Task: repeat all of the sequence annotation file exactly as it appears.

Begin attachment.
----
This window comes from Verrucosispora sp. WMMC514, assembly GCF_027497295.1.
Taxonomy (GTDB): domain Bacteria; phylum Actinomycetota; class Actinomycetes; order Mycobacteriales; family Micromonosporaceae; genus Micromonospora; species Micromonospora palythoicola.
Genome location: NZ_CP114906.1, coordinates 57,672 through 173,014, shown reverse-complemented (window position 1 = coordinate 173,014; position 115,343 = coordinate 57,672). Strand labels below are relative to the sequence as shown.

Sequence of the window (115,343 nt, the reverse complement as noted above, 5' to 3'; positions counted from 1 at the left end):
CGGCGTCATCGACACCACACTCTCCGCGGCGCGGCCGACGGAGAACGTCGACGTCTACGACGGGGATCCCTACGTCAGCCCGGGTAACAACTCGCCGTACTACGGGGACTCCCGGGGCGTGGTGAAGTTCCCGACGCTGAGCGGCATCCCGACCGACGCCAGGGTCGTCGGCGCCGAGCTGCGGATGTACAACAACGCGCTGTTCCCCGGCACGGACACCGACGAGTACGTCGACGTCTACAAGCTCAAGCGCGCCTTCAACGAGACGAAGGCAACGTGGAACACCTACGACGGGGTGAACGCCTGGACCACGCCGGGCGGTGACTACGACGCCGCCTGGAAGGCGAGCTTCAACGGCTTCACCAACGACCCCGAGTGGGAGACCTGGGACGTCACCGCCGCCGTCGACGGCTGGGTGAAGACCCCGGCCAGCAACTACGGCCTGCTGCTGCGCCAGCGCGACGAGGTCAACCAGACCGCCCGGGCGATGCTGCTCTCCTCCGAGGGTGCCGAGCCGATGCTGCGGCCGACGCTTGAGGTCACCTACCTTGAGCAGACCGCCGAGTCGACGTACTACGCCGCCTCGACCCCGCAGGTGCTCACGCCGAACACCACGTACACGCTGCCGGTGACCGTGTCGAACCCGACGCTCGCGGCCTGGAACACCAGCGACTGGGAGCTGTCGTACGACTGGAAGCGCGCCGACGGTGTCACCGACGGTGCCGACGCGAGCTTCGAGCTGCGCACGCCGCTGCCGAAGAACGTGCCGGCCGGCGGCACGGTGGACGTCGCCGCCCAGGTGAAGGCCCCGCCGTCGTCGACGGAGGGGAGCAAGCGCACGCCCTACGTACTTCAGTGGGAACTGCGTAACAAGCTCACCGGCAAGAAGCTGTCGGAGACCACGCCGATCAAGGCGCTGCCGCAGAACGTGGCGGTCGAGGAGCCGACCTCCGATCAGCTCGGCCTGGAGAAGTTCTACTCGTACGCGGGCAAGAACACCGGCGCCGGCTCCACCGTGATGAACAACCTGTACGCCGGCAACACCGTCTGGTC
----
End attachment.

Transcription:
This window comes from Verrucosispora sp. WMMC514, assembly GCF_027497295.1.
Taxonomy (GTDB): domain Bacteria; phylum Actinomycetota; class Actinomycetes; order Mycobacteriales; family Micromonosporaceae; genus Micromonospora; species Micromonospora palythoicola.
Genome location: NZ_CP114906.1, coordinates 57,672 through 173,014, shown reverse-complemented (window position 1 = coordinate 173,014; position 115,343 = coordinate 57,672). Strand labels below are relative to the sequence as shown.

Sequence of the window (115,343 nt, the reverse complement as noted above, 5' to 3'; positions counted from 1 at the left end):
CGGCGTCATCGACACCACACTCTCCGCGGCGCGGCCGACGGAGAACGTCGACGTCTACGACGGGGATCCCTACGTCAGCCCGGGTAACAACTCGCCGTACTACGGGGACTCCCGGGGCGTGGTGAAGTTCCCGACGCTGAGCGGCATCCCGACCGACGCCAGGGTCGTCGGCGCCGAGCTGCGGATGTACAACAACGCGCTGTTCCCCGGCACGGACACCGACGAGTACGTCGACGTCTACAAGCTCAAGCGCGCCTTCAACGAGACGAAGGCAACGTGGAACACCTACGACGGGGTGAACGCCTGGACCACGCCGGGCGGTGACTACGACGCCGCCTGGAAGGCGAGCTTCAACGGCTTCACCAACGACCCCGAGTGGGAGACCTGGGACGTCACCGCCGCCGTCGACGGCTGGGTGAAGACCCCGGCCAGCAACTACGGCCTGCTGCTGCGCCAGCGCGACGAGGTCAACCAGACCGCCCGGGCGATGCTGCTCTCCTCCGAGGGTGCCGAGCCGATGCTGCGGCCGACGCTTGAGGTCACCTACCTTGAGCAGACCGCCGAGTCGACGTACTACGCCGCCTCGACCCCGCAGGTGCTCACGCCGAACACCACGTACACGCTGCCGGTGACCGTGTCGAACCCGACGCTCGCGGCCTGGAACACCAGCGACTGGGAGCTGTCGTACGACTGGAAGCGCGCCGACGGTGTCACCGACGGTGCCGACGCGAGCTTCGAGCTGCGCACGCCGCTGCCGAAGAACGTGCCGGCCGGCGGCACGGTGGACGTCGCCGCCCAGGTGAAGGCCCCGCCGTCGTCGACGGAGGGGAGCAAGCGCACGCCCTACGTACTTCAGTGGGAACTGCGTAACAAGCTCACCGGCAAGAAGCTGTCGGAGACCACGCCGATCAAGGCGCTGCCGCAGAACGTGGCGGTCGAGGAGCCGACCTCCGATCAGCTCGGCCTGGAGAAGTTCTACTCGTACGCGGGCAAGAACACCGGCGCCGGCTCCACCGTGATGAACAACCTGTACGCCGGCAACACCGTCTGGTC